Huawei Founder Breaks Silence and Denies Company Spies
The Chinese billionaire praises Trump: “A great president” and says that his daughter stuck in Canada “misses him.”
The founder of Huawei, Ren Zhengfei, came out of the shadows to give an interview in which he denied the accusations that the Chinese telephone company is engaged in espionage activities on behalf of the Chinese government.
Without giving interviews to foreign media since 2015, the founder broke the silence to defend his company. In a conversation with Bloomberg, he said his company does not conduct espionage for the Chinese government and does not even have close contact with Beijing.
Under pressure in recent months
The company he founded 20 years ago is under pressure in recent months following the arrest in Canada of the daughter of the company’s founder and manager, Meng Wanzhou, the arrest of an employee for espionage in Poland and a global campaign in Washington to include her in a blacklist.
Ren, an engineer who worked for the Chinese Armed Forces, denied that Huawei collected information for the government.
“I love my country, I support the Communist Party. But I will not do anything to harm the world,” the 74-year-old said. “I don’t see a close connection between my personal political beliefs and the businesses of Huawei.”
Ren said a month after her daughter was arrested in Vancouver (Canada) following an extradition order issued by the USA under the accusation that Huawei had violated the rules on sanctions against Iran by selling to the Persian country US-made equipment.
“With regard to cybersecurity and privacy protection, we are committed to being with our customers. We will never harm any nation or individual,” said the businessman, according to the media attending the meeting, adding that the Ministry of Foreign Affairs of China has officially clarified that no law requires companies in the country to provide access to information through “back doors.”
“Neither Huawei nor I personally have ever received any order from any government to provide improper information,” said Ren, who argued that customers are the first thing for a company. “We are a business organization, and we follow this rule,” he said.
In the interview, only the third in his entire life for a non-Chinese vehicle, Zhengfei downplayed his company’s role in the commercial conflict that erupted between China and the United States, called Donald Trump “a great president” and called for treatment in the United States.
“Huawei is just a sesame seed in the trade dispute between China and the US,” he said. “Trump is a great president. He speaks of massive tax cuts, which will benefit the business. But companies and countries need to be well treated so that they are willing to invest in the US and the government can collect enough taxes.”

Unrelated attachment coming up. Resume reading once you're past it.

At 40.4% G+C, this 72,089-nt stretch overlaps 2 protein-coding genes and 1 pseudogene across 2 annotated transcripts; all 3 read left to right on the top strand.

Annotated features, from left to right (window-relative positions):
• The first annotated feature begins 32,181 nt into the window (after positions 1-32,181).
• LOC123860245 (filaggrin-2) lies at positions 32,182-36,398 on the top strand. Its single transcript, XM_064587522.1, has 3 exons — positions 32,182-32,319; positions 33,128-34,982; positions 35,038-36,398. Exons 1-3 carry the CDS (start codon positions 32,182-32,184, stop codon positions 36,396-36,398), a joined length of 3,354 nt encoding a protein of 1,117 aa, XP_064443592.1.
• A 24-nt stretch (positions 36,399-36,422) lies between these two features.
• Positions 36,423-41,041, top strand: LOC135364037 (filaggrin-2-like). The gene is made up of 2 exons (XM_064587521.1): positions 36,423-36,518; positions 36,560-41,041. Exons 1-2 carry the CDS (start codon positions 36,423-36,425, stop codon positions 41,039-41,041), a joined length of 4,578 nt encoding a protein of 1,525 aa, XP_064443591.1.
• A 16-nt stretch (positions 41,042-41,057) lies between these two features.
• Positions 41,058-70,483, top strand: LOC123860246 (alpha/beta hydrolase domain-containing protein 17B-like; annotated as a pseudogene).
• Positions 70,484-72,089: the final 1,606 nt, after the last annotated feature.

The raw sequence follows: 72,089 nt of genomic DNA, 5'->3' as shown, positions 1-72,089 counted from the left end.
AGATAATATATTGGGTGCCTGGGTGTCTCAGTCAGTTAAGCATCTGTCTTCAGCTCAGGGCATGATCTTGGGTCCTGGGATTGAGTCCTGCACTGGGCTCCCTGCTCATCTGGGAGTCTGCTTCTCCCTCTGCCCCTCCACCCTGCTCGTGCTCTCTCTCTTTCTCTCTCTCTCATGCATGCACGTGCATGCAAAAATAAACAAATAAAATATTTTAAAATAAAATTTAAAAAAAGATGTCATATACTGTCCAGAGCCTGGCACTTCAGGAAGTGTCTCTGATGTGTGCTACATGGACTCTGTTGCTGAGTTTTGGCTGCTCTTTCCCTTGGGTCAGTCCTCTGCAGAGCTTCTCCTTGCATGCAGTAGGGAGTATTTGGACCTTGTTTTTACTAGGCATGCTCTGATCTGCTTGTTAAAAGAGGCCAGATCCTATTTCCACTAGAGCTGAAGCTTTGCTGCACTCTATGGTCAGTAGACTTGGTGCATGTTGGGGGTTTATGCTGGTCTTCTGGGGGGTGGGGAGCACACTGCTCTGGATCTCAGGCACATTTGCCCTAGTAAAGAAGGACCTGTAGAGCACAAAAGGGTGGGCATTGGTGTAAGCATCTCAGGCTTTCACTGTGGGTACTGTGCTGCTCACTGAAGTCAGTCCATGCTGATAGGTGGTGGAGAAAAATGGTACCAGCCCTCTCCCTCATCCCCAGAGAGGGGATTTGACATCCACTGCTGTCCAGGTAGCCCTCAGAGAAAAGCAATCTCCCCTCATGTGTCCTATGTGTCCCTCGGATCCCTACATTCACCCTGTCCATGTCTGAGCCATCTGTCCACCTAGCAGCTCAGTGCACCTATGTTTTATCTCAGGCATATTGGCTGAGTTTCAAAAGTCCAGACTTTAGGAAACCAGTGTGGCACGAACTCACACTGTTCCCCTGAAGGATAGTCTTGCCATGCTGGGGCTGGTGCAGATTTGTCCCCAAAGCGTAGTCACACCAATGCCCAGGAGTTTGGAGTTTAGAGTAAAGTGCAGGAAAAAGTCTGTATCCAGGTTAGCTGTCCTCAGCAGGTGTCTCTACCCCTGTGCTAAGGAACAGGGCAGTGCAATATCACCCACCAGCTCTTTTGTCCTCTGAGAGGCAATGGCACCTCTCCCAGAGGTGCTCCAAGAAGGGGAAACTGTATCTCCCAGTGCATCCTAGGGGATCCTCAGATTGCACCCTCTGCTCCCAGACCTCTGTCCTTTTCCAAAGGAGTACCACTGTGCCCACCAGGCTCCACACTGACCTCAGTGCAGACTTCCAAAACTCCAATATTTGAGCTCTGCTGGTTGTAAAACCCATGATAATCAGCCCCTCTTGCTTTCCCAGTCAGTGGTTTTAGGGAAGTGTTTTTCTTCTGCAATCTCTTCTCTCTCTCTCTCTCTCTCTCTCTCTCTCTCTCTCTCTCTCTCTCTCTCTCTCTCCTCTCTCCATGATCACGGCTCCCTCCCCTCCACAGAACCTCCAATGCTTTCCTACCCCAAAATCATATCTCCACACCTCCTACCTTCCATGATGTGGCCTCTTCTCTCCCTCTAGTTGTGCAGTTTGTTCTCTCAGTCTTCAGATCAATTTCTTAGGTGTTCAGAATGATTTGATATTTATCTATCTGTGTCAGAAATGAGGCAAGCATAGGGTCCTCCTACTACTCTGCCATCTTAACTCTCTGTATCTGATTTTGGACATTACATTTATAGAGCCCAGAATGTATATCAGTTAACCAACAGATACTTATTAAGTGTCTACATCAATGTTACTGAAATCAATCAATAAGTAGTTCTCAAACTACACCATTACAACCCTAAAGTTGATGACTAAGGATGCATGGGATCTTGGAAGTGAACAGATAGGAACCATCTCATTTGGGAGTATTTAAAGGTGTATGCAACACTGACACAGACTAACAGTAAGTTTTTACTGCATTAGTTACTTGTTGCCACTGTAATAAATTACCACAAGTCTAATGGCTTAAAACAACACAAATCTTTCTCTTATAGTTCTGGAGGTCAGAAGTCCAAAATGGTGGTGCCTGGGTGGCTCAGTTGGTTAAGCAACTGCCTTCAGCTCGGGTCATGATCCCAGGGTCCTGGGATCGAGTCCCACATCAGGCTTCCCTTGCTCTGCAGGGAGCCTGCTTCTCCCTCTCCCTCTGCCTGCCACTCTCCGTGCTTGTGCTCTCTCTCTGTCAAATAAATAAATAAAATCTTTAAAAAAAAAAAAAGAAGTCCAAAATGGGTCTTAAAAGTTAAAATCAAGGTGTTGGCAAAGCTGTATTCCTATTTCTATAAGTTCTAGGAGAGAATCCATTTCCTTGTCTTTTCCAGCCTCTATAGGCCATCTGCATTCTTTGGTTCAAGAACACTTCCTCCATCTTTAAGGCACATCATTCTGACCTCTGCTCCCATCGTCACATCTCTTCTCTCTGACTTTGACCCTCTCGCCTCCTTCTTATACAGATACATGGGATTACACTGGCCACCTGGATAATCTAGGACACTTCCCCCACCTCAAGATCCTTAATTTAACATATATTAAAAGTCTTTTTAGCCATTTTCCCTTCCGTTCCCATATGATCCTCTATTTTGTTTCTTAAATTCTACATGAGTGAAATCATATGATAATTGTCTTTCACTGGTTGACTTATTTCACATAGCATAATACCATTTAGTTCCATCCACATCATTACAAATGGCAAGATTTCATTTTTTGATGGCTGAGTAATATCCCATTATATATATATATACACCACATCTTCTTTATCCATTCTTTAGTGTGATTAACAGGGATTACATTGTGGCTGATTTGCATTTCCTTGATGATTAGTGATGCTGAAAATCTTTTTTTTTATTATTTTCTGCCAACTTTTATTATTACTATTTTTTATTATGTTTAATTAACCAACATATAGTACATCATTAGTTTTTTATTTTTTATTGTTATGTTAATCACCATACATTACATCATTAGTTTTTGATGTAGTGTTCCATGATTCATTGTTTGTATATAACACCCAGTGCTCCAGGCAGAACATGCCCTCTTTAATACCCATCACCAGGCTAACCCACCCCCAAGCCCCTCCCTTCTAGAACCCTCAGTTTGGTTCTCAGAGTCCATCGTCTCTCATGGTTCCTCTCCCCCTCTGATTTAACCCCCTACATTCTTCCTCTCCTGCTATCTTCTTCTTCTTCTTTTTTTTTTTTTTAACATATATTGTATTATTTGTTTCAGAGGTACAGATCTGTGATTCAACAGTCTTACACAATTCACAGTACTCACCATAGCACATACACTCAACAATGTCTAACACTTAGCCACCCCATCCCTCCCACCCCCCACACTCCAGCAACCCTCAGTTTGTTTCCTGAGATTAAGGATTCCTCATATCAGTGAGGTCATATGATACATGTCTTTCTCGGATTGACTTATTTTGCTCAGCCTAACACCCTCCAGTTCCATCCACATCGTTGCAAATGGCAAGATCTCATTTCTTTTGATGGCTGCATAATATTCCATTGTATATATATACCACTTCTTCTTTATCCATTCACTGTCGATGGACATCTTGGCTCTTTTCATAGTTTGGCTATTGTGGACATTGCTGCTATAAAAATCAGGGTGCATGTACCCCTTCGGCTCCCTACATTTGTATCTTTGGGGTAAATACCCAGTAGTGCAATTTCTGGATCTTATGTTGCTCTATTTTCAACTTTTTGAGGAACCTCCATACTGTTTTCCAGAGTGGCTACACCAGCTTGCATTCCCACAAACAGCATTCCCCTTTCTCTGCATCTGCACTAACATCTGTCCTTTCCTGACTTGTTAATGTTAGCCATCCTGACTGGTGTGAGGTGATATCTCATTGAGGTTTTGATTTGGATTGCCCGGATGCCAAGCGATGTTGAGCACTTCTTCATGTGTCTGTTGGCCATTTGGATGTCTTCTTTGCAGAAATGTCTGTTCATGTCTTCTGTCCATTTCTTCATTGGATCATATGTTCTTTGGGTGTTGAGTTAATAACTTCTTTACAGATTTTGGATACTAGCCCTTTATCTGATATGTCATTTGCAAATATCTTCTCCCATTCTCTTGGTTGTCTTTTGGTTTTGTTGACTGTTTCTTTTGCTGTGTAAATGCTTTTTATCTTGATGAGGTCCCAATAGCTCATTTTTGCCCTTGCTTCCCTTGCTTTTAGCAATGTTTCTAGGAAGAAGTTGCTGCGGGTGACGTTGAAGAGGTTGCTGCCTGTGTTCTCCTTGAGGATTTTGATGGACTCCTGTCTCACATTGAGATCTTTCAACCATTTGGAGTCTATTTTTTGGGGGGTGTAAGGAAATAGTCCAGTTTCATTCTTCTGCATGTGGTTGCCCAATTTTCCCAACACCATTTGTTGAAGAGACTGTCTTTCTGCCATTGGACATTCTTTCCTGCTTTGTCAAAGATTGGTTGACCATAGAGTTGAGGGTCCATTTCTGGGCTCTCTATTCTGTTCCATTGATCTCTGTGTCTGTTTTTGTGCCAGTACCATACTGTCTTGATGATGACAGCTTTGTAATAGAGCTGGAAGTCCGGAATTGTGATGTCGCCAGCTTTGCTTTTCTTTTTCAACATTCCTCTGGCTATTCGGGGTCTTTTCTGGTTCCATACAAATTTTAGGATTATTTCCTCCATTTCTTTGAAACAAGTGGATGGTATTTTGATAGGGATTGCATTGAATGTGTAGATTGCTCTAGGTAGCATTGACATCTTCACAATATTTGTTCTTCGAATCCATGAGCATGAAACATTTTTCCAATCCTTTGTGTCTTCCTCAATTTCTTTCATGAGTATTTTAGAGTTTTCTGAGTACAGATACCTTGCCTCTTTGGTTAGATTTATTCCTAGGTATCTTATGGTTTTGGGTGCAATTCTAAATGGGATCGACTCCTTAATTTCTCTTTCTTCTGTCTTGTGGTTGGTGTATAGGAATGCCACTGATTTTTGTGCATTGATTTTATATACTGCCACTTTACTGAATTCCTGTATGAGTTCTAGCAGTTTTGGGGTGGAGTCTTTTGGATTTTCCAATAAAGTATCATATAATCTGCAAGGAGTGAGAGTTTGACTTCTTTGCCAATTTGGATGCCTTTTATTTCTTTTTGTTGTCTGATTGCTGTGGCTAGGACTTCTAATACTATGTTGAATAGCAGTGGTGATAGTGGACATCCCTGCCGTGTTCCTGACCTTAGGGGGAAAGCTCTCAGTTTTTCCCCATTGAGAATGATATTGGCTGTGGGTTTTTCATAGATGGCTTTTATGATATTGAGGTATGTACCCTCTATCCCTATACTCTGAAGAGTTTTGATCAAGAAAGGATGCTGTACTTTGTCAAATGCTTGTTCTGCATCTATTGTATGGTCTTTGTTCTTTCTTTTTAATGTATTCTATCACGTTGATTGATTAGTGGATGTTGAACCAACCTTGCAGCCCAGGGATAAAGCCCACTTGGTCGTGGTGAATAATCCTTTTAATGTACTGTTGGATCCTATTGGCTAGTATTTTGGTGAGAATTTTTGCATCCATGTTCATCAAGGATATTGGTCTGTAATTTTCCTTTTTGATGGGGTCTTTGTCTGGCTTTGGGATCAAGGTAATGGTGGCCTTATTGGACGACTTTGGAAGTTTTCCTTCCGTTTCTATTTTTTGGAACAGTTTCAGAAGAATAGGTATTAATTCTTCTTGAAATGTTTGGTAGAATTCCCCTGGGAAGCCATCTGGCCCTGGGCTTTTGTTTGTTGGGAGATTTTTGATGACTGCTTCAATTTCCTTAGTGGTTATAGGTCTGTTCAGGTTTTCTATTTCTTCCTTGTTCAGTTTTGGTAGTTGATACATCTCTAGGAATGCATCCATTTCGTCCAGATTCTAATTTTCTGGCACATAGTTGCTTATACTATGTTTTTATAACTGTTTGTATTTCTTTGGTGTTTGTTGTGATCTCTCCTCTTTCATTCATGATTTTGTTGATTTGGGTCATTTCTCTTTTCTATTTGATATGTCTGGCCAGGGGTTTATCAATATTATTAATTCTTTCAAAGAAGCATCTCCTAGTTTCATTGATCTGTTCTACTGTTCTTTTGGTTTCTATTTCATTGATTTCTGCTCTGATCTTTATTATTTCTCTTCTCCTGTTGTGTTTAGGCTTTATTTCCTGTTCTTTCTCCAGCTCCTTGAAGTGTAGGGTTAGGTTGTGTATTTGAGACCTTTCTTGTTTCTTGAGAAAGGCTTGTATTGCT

Global boycott campaign
The company faces unprecedented challenges for Washington’s global campaign for countries to reconsider the use of the Chinese giant’s equipment in their cell phone networks for security reasons.
Last month, British mobile telephony provider BT said it would remove Huawei’s equipment from its cell phone offer after the intelligence services considered the company a security risk.
Australia and New Zealand also adopted similar measures. Canada is the only country in the “Five Eyes” intelligence network (Five Eyes, an alliance of the intelligence services of Australia, New Zealand, Great Britain, Canada, and the United States) that did not take action against Huawei.
Similar concerns arise in Japan, France, Germany, Poland, the Czech Republic, and other countries.
In the interview, Ren denied regular contacts with the Chinese government, the British newspaper Financial Times reported, and that Huawei would reject any request from Beijing to share sensitive information from its customers.
Huawei has always rejected Western accusations, insisting that there is no “evidence” that it poses a challenge to the national security of any country.
Some analysts estimate that Beijing’s firm response to his arrest confirms Washington’s suspicions.
Shortly after Meng’s arrest, Chinese authorities detained two Canadian citizens – a former diplomat and a consultant – on suspicion of threatening national security, which was interpreted as a retaliatory measure.
Beijing also reviewed the unknown case of Canadian Robert Lloyd Schellenberg, who had been sentenced to 15 years in prison in November for a drug-related crime.
On Monday his sentence was reviewed, and he was sentenced to death in a hasty trial. China denies that any of these cases are related to Meng’s situation.